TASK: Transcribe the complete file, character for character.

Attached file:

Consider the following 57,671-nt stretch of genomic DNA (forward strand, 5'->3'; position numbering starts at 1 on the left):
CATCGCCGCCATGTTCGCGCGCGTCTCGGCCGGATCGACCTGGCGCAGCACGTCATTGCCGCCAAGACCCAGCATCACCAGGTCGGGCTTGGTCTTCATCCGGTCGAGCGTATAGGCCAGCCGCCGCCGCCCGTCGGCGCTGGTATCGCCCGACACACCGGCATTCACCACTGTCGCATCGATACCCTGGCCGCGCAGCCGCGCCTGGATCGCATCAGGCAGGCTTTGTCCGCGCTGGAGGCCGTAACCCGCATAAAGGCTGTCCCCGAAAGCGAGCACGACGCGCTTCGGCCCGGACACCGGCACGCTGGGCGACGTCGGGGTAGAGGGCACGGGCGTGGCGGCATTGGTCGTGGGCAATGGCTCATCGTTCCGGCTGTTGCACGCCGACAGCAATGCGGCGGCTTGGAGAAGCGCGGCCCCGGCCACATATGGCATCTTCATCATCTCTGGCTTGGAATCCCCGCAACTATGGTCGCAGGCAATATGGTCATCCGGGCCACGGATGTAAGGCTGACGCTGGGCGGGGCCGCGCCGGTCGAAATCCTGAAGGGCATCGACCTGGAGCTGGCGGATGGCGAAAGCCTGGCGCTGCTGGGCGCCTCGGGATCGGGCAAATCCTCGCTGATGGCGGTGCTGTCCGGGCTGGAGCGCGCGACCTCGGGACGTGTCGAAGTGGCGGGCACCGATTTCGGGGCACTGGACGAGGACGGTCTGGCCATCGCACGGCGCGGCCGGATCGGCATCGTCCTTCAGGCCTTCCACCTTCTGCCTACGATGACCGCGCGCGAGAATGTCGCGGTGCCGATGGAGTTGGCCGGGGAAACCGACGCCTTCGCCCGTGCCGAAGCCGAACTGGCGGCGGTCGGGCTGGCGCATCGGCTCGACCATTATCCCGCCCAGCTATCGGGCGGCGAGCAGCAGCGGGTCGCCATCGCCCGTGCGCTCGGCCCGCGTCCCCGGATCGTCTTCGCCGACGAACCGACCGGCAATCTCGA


Consider the following 57,671-nt stretch of genomic DNA (forward strand, 5'->3'; position numbering starts at 1 on the left):
CATCGCCGCCATGTTCGCGCGCGTCTCGGCCGGATCGACCTGGCGCAGCACGTCATTGCCGCCAAGACCCAGCATCACCAGGTCGGGCTTGGTCTTCATCCGGTCGAGCGTATAGGCCAGCCGCCGCCGCCCGTCGGCGCTGGTATCGCCCGACACACCGGCATTCACCACTGTCGCATCGATACCCTGGCCGCGCAGCCGCGCCTGGATCGCATCAGGCAGGCTTTGTCCGCGCTGGAGGCCGTAACCCGCATAAAGGCTGTCCCCGAAAGCGAGCACGACGCGCTTCGGCCCGGACACCGGCACGCTGGGCGACGTCGGGGTAGAGGGCACGGGCGTGGCGGCATTGGTCGTGGGCAATGGCTCATCGTTCCGGCTGTTGCACGCCGACAGCAATGCGGCGGCTTGGAGAAGCGCGGCCCCGGCCACATATGGCATCTTCATCATCTCTGGCTTGGAATCCCCGCAACTATGGTCGCAGGCAATATGGTCATCCGGGCCACGGATGTAAGGCTGACGCTGGGCGGGGCCGCGCCGGTCGAAATCCTGAAGGGCATCGACCTGGAGCTGGCGGATGGCGAAAGCCTGGCGCTGCTGGGCGCCTCGGGATCGGGCAAATCCTCGCTGATGGCGGTGCTGTCCGGGCTGGAGCGCGCGACCTCGGGACGTGTCGAAGTGGCGGGCACCGATTTCGGGGCACTGGACGAGGACGGTCTGGCCATCGCACGGCGCGGCCGGATCGGCATCGTCCTTCAGGCCTTCCACCTTCTGCCTACGATGACCGCGCGCGAGAATGTCGCGGTGCCGATGGAGTTGGCCGGGGAAACCGACGCCTTCGCCCGTGCCGAAGCCGAACTGGCGGCGGTCGGGCTGGCGCATCGGCTCGACCATTATCCCGCCCAGCTATCGGGCGGCGAGCAGCAGCGGGTCGCCATCGCCCGTGCGCTCGGCCCGCGTCCCCGGATCGTCTTCGCCGACGAACCGACCGGCAATCTCGA